Axing The Backstory
Welcome back guest columnist, Bobbye Terry, as she reveals why we need to axe our backstory. What do you think about backstory?
Ah, a round of applause for the backstory, all of that information that you, the writer, painstakingly put together to understand what makes your characters tick. If it weren’t for all those events from the past, the people in your book wouldn’t be where they are at the start of the story. However, sometimes you fall head-over-heels in love with your backstory, excited to impart every miniscule detail, because surely the reader will adore it as much as you do. You decide to showcase it. Why not tell all about what happened in the past before the hero and heroine go on their journey? It deserves to be put there at the front of the book, right? Not!
If there is anything that signals a newbie, it is the writer’s dump at the beginning of a novel—one big pile of doo-doo. I judge a lot of contests, and, in everyone I judge, at least one of the entries has pages of backstory at the front of his novel. So, I do what I always do. I try with tender loving care to explain to the writer that his first fifteen pages need to be axed—whacked—eliminated—lost. For an inexperienced writer, the thought of losing five thousand words of his manuscript is more than he can bear. Why, he’ll be lucky if he can make his determined 70-80,000 word count (unless he’s one of those who ends up with a 220,000-word opus that could have been told in 70,000 tightly written words—you know who you are).
My co-writer and I hacked off one hundred pages of the first romance book we wrote. Was it all at one time? Shoot, no. I mean, it was our first book and the writing was cherished, every phrase labored over with tender loving care and long hours of BICHOK (Butt in chair hand on keyboard for those who don’t know). No, we did it the painful way, sort of like cutting off a finger at the first knuckle and working your way down in segments until you severed the whole hand. That’s what it felt like.
It’s not going to be easy, but the book will be oh, so much better if you lose the stuff. Most of it will come out over the course of the book anyway, but will be better off for being filtered in over many pages.
I’m better at this than I used to be, but do as I say and not as I do. I’ve given you an example of what backstory looks like at the beginning of a book and then what it looks like after it’s removed. The original opening of my novella, Frozen Assets, was written seven years before I returned to that story idea and completed it.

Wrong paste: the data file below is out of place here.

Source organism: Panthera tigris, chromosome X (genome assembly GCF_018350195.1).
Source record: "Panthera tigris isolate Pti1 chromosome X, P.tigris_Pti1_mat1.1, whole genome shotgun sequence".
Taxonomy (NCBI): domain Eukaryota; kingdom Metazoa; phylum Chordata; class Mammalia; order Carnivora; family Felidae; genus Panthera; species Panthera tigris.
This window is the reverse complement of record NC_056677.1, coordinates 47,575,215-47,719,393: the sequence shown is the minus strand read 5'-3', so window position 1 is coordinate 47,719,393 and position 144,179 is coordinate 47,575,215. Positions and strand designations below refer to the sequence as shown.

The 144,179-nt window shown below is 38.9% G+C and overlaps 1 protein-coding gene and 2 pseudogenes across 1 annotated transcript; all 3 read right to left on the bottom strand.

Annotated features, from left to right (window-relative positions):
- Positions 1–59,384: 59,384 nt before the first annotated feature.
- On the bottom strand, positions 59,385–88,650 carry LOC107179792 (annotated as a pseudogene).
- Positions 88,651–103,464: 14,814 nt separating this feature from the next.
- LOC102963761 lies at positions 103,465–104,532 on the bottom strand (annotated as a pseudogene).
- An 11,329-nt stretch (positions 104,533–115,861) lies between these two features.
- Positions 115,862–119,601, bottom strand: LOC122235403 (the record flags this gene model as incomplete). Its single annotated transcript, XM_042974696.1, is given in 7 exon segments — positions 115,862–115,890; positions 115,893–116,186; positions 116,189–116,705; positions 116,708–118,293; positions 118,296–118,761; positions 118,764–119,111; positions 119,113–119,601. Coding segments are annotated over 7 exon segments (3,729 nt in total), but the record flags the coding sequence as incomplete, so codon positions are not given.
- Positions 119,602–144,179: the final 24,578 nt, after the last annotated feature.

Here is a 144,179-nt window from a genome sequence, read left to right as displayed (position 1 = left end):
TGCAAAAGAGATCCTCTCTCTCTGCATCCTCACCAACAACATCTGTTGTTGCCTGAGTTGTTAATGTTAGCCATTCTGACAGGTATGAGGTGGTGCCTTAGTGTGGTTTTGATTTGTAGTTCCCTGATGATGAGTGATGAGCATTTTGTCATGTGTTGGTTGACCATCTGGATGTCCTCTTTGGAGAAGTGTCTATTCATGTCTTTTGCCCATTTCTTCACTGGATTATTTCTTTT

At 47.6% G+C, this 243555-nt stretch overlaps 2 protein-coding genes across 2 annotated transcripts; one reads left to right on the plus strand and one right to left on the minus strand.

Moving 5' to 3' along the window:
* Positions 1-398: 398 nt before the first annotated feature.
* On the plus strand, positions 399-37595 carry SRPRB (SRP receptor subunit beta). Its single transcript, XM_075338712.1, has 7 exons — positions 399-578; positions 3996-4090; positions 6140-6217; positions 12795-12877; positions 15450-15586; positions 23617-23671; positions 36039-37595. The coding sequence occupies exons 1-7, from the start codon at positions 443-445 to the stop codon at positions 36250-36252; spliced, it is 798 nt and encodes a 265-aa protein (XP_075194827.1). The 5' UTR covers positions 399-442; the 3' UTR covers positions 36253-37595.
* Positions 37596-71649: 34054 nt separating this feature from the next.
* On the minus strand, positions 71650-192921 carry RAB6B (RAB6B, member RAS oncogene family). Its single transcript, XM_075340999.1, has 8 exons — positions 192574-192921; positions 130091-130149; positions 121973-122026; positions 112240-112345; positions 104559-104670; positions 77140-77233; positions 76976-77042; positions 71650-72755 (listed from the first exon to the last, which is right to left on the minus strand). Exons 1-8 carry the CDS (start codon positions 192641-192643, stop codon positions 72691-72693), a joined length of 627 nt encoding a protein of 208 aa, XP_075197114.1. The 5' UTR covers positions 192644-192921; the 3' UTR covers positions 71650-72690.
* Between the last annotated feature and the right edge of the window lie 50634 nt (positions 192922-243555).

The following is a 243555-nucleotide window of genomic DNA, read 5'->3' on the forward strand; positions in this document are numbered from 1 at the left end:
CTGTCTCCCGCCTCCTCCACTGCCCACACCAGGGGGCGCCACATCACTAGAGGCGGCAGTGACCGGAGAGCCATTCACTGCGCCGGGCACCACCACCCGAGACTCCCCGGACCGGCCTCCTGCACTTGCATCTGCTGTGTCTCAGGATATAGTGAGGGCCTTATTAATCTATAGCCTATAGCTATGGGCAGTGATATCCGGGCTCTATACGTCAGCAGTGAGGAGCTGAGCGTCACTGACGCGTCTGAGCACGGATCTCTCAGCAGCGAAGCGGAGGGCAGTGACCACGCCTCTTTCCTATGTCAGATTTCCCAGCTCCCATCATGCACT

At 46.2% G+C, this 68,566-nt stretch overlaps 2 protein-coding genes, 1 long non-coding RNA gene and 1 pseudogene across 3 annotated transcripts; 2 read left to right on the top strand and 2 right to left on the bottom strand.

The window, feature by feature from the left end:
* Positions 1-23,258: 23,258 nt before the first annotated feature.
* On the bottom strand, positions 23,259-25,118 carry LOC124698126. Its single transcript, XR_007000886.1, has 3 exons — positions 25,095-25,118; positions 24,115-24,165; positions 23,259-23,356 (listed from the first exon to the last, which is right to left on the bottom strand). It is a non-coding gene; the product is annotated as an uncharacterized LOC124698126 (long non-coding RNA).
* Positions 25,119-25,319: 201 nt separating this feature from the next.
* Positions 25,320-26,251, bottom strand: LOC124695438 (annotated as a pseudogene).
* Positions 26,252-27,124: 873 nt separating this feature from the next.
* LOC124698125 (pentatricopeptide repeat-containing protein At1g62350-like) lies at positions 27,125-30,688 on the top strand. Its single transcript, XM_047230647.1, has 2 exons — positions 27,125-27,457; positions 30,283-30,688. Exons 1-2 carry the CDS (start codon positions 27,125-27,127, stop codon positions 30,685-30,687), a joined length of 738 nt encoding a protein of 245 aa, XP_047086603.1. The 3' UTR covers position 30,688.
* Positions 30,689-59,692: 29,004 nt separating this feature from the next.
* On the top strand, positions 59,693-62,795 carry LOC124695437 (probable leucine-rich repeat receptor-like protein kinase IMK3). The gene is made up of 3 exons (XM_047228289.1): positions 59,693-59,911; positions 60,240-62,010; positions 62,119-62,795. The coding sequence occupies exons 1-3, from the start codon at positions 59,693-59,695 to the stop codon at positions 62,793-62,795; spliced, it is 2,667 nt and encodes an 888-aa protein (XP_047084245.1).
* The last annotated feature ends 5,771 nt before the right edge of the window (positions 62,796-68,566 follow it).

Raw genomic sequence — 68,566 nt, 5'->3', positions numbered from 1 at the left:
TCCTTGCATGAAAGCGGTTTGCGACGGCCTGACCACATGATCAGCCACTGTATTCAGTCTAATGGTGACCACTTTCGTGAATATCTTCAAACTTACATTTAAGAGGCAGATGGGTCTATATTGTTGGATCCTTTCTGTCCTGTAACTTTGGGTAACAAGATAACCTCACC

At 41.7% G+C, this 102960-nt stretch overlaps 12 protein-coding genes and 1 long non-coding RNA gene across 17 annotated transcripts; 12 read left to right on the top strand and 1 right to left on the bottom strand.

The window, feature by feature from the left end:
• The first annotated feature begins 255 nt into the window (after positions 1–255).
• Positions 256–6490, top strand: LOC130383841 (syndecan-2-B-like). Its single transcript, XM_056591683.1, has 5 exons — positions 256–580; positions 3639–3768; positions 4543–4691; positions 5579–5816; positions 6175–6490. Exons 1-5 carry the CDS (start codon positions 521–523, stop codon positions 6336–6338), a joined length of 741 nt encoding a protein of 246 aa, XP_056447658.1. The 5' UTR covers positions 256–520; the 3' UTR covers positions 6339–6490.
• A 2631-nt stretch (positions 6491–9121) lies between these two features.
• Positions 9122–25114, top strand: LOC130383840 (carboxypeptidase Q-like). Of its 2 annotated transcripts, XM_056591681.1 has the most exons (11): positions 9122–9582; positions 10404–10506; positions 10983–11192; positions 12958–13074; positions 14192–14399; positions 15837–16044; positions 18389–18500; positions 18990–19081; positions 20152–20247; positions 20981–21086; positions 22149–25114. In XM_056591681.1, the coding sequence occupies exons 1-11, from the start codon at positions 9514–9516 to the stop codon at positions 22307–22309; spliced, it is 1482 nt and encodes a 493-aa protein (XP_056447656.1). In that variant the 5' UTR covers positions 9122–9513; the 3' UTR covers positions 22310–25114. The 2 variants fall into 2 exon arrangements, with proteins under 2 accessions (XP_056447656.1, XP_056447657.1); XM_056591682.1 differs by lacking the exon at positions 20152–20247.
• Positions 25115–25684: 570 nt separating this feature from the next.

Here’s what it looked like then:
1889, New York City
“Dead, are you sure?” William Davis’ words came out barely louder than a whisper. His head hung in defeat.
“Completely. I sent Robert to find her myself. Seems your Julianna was ill, consumption. Her son died at her side of the same awful disease.” Millicent was pleased with how well she played the part of the sympathetic wife. Her nails dug into the lounge. Despite the fact his mistress and bastard were involved.
“I can’t say that I’m dreadfully sorry, William, but you did deserve to know what became of them. I was determined to help. Now you know.”
Published book’s opening:
Caleb Cash stared upward, panic seizing him as the huge blob of frozen matter exploded. Swirling crystals showered down. Icicles stabbed the snow, gouging the earth, piercing it like daggers. Blinding snow raged. Stinging needles slashed the army-issued blanket with a relentless rain of spikes. Pulling his coat off, he threw it over his head. Ablaze, a bright green light flashed, its blast rocketing it toward the cave. The red hot ball of flaming ash surged from the sky, prepared to claim the landscape. He turned and ran inside the cave. Sizzling heat crackled in his ears, and exploded through the opening, bent on destruction.
One starts with his father when Caleb is a child. The second one starts with action when Caleb is an adult—the action that takes Caleb on his journey. Do you see the difference? I’d love to hear your stories about losing the doo-doo, uh, I mean backstory.
Bobbye Terry writes mystery/suspense, romance, fantasies and dystopian fiction. The Marriage Murders, the sequel to Buried in Briny Bay, is slated for release on July 4. Bobbye and Linda Campbell, writing as Terry Campbell, also have a new cozy mystery short story collection, Slam Sisters of Serendipity. Kenada, a “Ladies of the Chronicles” novelette in the Cash Chronicles series releases next week. For more about Bobbye, visit her at www.BobbyeTerry-MysteryHappens.com, www.DarynCross.com and www.BobbyeTerryRomance.com.
I can easily throw in too much backstory- my current and first novel I had to change the begining far too many timews to count because of the backstory! It all seemed important to me 🙂
I hear you Alica. I still change my beginning at least several times.
This was one of the first things I learned when I began writing and I struggled with it. It’s not hard to know not to dump, and not to put backstor/info in early, what’s harder is knowing how much the reader really needs to know and at what part of the story it really needs to go in.
Some of my backstory/background info in Lethal Inheritance isn’t until 3/4 of the way through the book, most of what readers need to know to understand what’s going on comes in ch 5, a little bit in ch 3 and ch 6. It’s peppered in and often hinted at rather than made a big thing of. I still don’t know if I’ve said too much, but I hate gaps when I read others stories, so I make sure there’s enough there for the story to make sense.
How much backstory to leave in or take out is challenging! I often err on the side of too little! LOL I love figuring out though the telling details to add at just the right now so the reader will know why, for example, Henrietta became a dragon slayer! 🙂 Thanks for the post, Bobbye!